CA2101716A1 - Debugging/modifying of software systems - Google Patents

Debugging/modifying of software systems

Info

Publication number
CA2101716A1
CA2101716A1 CA 2101716 CA2101716A CA2101716A1 CA 2101716 A1 CA2101716 A1 CA 2101716A1 CA 2101716 CA2101716 CA 2101716 CA 2101716 A CA2101716 A CA 2101716A CA 2101716 A1 CA2101716 A1 CA 2101716A1
Authority
CA
Canada
Prior art keywords
cco
rom
defined
step
software system
Prior art date
Legal status (The legal status is an assumption and is not a legal conclusion. Google has not performed a legal analysis and makes no representation as to the accuracy of the status listed.)
Abandoned
Application number
CA 2101716
Other languages
French (fr)
Inventor
Philip S. Kasten
Current Assignee (The listed assignees may be inaccurate. Google has not performed a legal analysis and makes no representation or warranty as to the accuracy of the list.)
AT&T Corp
Original Assignee
AT&T Corp
Priority date (The priority date is an assumption and is not a legal conclusion. Google has not performed a legal analysis and makes no representation as to the accuracy of the date listed.)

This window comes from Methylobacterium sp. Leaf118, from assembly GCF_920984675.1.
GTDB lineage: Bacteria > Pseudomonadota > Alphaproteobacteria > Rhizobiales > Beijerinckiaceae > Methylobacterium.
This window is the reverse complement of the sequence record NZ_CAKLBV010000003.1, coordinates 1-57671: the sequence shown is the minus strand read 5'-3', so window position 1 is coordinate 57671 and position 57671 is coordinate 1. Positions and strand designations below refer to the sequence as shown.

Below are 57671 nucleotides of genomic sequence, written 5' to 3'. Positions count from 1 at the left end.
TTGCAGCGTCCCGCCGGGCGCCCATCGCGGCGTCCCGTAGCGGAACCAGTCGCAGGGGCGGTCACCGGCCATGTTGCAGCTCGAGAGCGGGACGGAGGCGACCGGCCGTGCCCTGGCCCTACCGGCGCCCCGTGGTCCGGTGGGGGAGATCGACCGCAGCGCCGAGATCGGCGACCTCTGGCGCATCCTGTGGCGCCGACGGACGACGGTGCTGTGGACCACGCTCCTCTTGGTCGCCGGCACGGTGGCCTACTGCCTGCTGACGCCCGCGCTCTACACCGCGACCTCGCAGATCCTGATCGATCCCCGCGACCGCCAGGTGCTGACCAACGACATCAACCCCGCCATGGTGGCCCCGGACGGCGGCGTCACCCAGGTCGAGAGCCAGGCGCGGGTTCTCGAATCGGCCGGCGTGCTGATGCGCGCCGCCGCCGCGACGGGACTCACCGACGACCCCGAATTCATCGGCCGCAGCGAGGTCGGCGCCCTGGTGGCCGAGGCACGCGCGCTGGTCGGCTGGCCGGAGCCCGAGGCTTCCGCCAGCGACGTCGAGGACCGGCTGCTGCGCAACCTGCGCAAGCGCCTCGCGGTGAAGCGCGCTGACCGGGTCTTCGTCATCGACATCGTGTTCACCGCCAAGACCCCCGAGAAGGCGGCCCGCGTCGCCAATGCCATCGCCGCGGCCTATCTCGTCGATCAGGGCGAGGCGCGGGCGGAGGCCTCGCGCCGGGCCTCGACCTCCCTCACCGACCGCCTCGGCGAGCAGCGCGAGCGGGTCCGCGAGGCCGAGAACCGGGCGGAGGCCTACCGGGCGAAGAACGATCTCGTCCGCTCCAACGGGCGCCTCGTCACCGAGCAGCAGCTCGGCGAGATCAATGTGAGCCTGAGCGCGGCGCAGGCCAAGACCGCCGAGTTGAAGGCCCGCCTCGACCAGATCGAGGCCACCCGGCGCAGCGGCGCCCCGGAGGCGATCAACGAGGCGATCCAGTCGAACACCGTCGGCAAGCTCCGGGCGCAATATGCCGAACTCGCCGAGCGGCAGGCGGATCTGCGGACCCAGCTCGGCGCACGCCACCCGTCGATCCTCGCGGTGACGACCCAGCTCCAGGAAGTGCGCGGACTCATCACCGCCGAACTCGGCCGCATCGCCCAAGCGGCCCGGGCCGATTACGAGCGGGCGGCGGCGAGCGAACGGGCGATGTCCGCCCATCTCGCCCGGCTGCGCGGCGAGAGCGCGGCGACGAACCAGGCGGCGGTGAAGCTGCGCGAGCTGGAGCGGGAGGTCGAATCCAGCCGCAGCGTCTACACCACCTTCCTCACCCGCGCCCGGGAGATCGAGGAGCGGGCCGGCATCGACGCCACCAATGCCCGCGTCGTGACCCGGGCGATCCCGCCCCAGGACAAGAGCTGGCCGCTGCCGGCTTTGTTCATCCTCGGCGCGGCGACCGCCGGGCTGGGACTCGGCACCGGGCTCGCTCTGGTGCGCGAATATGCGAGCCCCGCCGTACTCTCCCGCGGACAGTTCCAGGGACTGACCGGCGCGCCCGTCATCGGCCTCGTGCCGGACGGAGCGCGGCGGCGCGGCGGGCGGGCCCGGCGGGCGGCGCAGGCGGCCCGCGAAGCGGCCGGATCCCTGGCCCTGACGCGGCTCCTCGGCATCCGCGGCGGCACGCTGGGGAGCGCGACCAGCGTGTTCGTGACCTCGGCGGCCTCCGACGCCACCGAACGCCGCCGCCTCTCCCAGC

Filing date
Publication date
Priority to US96802492A priority Critical
Priority to US968,024 priority
Application filed by AT&T Corp filed Critical AT&T Corp
Publication of CA2101716A1 publication Critical patent/CA2101716A1/en
Application status is Abandoned legal-status Critical

Links

Classifications

    • GPHYSICS
    • G06COMPUTING; CALCULATING; COUNTING
    • G06FELECTRIC DIGITAL DATA PROCESSING
    • G06F11/00Error detection; Error correction; Monitoring
    • G06F11/36Preventing errors by testing or debugging software
    • G06F11/362Software debugging